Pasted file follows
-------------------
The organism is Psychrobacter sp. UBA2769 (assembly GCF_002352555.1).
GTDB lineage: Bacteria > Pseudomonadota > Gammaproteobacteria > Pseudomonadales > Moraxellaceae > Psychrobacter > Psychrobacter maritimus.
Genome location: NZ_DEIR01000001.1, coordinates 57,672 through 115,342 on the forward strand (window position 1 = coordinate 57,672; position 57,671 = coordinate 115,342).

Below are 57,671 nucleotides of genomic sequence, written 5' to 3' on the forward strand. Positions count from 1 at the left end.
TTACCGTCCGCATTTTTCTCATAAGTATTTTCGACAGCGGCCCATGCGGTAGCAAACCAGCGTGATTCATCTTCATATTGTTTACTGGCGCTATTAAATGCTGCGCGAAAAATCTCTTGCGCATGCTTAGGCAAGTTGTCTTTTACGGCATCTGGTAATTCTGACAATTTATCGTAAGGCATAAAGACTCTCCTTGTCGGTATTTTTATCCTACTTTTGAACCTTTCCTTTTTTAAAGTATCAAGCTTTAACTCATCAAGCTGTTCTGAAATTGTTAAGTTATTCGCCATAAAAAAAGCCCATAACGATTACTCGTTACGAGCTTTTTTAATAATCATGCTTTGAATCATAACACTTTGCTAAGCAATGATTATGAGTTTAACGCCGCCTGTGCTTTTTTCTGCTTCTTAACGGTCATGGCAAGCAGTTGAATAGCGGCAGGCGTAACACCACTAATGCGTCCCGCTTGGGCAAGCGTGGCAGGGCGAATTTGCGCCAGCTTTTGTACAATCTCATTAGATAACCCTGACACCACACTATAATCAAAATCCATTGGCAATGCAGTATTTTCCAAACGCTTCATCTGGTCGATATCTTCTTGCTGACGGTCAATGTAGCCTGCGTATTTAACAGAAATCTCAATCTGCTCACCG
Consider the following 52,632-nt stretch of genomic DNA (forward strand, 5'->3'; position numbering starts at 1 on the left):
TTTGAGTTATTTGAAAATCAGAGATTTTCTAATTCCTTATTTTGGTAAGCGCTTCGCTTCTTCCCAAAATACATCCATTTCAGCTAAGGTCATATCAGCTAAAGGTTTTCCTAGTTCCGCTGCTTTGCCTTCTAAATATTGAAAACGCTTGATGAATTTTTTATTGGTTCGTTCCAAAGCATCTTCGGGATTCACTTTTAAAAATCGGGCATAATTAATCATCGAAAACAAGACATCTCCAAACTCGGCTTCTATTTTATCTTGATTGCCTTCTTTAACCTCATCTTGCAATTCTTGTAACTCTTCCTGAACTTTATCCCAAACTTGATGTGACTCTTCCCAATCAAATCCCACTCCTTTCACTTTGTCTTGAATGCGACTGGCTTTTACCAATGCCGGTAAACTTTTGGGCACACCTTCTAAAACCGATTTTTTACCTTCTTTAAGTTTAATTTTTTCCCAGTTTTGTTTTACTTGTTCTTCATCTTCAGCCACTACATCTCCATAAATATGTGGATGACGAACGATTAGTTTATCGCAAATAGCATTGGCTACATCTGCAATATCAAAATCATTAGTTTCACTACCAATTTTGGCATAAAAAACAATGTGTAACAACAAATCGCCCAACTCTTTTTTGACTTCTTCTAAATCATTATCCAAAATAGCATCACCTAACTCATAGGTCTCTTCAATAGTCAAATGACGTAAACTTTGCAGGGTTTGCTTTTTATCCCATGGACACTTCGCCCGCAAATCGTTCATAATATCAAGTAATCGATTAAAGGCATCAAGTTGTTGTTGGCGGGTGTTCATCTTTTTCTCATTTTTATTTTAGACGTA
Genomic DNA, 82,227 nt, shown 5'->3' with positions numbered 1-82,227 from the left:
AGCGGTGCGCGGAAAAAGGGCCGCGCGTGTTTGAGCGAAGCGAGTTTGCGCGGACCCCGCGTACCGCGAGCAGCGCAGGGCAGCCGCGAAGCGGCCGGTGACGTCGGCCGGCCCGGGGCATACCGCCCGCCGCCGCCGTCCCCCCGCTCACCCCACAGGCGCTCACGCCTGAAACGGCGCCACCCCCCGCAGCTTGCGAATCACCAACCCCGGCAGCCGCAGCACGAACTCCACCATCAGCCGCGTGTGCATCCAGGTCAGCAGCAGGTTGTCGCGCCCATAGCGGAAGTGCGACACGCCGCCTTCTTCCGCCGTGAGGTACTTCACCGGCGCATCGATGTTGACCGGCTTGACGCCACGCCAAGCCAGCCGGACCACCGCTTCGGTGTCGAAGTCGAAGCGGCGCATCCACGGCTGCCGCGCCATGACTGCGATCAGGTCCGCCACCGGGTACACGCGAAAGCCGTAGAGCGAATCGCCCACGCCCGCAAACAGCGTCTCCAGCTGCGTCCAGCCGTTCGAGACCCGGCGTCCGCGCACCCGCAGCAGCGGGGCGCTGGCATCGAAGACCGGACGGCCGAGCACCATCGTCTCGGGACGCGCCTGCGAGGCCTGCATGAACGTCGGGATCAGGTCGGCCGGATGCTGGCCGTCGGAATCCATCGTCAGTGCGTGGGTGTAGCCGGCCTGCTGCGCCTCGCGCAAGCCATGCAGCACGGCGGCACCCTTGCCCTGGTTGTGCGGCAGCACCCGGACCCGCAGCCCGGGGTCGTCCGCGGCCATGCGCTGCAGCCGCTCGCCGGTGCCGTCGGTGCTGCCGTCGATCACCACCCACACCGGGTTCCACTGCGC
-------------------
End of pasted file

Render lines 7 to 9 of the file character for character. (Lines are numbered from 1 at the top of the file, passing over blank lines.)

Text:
TTTGAGTTATTTGAAAATCAGAGATTTTCTAATTCCTTATTTTGGTAAGCGCTTCGCTTCTTCCCAAAATACATCCATTTCAGCTAAGGTCATATCAGCTAAAGGTTTTCCTAGTTCCGCTGCTTTGCCTTCTAAATATTGAAAACGCTTGATGAATTTTTTATTGGTTCGTTCCAAAGCATCTTCGGGATTCACTTTTAAAAATCGGGCATAATTAATCATCGAAAACAAGACATCTCCAAACTCGGCTTCTATTTTATCTTGATTGCCTTCTTTAACCTCATCTTGCAATTCTTGTAACTCTTCCTGAACTTTATCCCAAACTTGATGTGACTCTTCCCAATCAAATCCCACTCCTTTCACTTTGTCTTGAATGCGACTGGCTTTTACCAATGCCGGTAAACTTTTGGGCACACCTTCTAAAACCGATTTTTTACCTTCTTTAAGTTTAATTTTTTCCCAGTTTTGTTTTACTTGTTCTTCATCTTCAGCCACTACATCTCCATAAATATGTGGATGACGAACGATTAGTTTATCGCAAATAGCATTGGCTACATCTGCAATATCAAAATCATTAGTTTCACTACCAATTTTGGCATAAAAAACAATGTGTAACAACAAATCGCCCAACTCTTTTTTGACTTCTTCTAAATCATTATCCAAAATAGCATCACCTAACTCATAGGTCTCTTCAATAGTCAAATGACGTAAACTTTGCAGGGTTTGCTTTTTATCCCATGGACACTTCGCCCGCAAATCGTTCATAATATCAAGTAATCGATTAAAGGCATCAAGTTGTTGTTGGCGGGTGTTCATCTTTTTCTCATTTTTATTTTAGACGTA
Genomic DNA, 82,227 nt, shown 5'->3' with positions numbered 1-82,227 from the left:
AGCGGTGCGCGGAAAAAGGGCCGCGCGTGTTTGAGCGAAGCGAGTTTGCGCGGACCCCGCGTACCGCGAGCAGCGCAGGGCAGCCGCGAAGCGGCCGGTGACGTCGGCCGGCCCGGGGCATACCGCCCGCCGCCGCCGTCCCCCCGCTCACCCCACAGGCGCTCACGCCTGAAACGGCGCCACCCCCCGCAGCTTGCGAATCACCAACCCCGGCAGCCGCAGCACGAACTCCACCATCAGCCGCGTGTGCATCCAGGTCAGCAGCAGGTTGTCGCGCCCATAGCGGAAGTGCGACACGCCGCCTTCTTCCGCCGTGAGGTACTTCACCGGCGCATCGATGTTGACCGGCTTGACGCCACGCCAAGCCAGCCGGACCACCGCTTCGGTGTCGAAGTCGAAGCGGCGCATCCACGGCTGCCGCGCCATGACTGCGATCAGGTCCGCCACCGGGTACACGCGAAAGCCGTAGAGCGAATCGCCCACGCCCGCAAACAGCGTCTCCAGCTGCGTCCAGCCGTTCGAGACCCGGCGTCCGCGCACCCGCAGCAGCGGGGCGCTGGCATCGAAGACCGGACGGCCGAGCACCATCGTCTCGGGACGCGCCTGCGAGGCCTGCATGAACGTCGGGATCAGGTCGGCCGGATGCTGGCCGTCGGAATCCATCGTCAGTGCGTGGGTGTAGCCGGCCTGCTGCGCCTCGCGCAAGCCATGCAGCACGGCGGCACCCTTGCCCTGGTTGTGCGGCAGCACCCGGACCCGCAGCCCGGGGTCGTCCGCGGCCATGCGCTGCAGCCGCTCGCCGGTGCCGTCGGTGCTGCCGTCGATCACCACCCACACCGGGTTCCACTGCGC